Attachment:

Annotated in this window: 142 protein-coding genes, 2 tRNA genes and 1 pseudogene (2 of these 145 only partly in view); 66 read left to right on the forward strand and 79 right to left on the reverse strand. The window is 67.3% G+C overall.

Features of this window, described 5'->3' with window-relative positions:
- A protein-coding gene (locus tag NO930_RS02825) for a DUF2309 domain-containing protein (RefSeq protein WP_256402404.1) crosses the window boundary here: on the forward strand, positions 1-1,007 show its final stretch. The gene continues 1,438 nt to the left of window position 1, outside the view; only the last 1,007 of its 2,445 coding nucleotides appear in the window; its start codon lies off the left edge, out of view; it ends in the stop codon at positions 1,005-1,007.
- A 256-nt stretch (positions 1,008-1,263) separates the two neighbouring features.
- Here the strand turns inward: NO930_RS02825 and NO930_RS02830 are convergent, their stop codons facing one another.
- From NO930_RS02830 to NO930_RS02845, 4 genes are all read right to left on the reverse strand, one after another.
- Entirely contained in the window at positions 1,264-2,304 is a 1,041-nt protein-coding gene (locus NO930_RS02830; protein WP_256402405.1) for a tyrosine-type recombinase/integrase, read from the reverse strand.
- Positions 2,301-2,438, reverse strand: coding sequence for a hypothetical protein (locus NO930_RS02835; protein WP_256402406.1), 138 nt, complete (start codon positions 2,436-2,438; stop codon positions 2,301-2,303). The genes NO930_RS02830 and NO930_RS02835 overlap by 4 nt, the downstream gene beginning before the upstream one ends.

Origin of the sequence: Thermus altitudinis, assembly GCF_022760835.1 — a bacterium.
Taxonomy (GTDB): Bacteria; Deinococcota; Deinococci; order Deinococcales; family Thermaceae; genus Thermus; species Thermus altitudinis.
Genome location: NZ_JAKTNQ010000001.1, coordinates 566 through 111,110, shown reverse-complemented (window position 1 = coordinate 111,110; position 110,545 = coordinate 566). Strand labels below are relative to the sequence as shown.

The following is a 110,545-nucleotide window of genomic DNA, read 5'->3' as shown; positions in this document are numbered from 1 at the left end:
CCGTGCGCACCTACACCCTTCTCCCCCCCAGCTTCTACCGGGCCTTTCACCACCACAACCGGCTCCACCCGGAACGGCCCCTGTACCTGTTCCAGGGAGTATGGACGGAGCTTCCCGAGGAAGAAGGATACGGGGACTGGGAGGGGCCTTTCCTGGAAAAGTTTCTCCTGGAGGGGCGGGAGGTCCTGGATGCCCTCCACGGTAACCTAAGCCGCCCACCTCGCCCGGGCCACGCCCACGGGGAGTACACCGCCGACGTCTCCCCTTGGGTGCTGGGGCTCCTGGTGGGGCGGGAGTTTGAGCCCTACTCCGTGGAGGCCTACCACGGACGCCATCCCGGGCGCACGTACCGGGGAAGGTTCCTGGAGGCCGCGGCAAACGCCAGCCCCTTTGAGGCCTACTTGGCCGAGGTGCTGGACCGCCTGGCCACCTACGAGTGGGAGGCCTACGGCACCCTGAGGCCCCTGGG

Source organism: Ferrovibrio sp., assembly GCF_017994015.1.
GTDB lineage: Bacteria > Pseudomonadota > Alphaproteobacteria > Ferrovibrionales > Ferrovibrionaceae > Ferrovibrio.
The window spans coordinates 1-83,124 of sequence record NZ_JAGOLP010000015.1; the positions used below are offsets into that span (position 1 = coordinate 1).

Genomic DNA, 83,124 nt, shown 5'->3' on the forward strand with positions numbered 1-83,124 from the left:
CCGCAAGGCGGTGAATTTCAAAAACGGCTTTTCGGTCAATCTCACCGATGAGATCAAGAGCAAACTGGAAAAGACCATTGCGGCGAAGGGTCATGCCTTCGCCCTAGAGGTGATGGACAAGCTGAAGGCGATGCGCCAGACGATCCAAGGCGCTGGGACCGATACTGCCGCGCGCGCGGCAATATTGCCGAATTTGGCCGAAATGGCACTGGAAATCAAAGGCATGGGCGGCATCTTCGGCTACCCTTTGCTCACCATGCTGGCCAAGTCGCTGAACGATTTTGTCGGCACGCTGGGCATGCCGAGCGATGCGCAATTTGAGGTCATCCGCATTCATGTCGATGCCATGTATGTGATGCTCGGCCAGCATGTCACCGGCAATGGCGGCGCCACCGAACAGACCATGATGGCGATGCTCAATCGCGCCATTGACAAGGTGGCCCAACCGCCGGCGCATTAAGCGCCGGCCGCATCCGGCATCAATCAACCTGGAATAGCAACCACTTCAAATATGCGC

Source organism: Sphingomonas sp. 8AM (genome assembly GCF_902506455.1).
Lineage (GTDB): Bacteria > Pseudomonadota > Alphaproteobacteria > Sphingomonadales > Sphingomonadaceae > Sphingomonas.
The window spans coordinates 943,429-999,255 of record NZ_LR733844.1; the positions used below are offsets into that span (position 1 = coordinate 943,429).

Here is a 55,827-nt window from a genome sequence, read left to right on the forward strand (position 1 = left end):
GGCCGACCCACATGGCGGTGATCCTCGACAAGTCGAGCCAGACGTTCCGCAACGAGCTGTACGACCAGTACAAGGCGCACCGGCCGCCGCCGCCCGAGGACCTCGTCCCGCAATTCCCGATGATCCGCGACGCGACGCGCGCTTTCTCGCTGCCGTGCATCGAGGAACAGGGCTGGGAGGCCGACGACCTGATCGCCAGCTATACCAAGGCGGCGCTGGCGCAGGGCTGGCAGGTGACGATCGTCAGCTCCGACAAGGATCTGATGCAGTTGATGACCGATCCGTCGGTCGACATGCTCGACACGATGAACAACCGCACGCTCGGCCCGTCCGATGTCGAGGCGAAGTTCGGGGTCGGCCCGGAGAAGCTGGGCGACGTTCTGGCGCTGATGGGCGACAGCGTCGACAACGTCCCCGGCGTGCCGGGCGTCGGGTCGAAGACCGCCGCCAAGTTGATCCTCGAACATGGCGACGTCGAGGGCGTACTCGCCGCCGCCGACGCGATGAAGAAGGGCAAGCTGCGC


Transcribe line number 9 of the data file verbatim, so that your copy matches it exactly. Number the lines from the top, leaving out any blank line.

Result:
Origin of the sequence: Thermus altitudinis, assembly GCF_022760835.1 — a bacterium.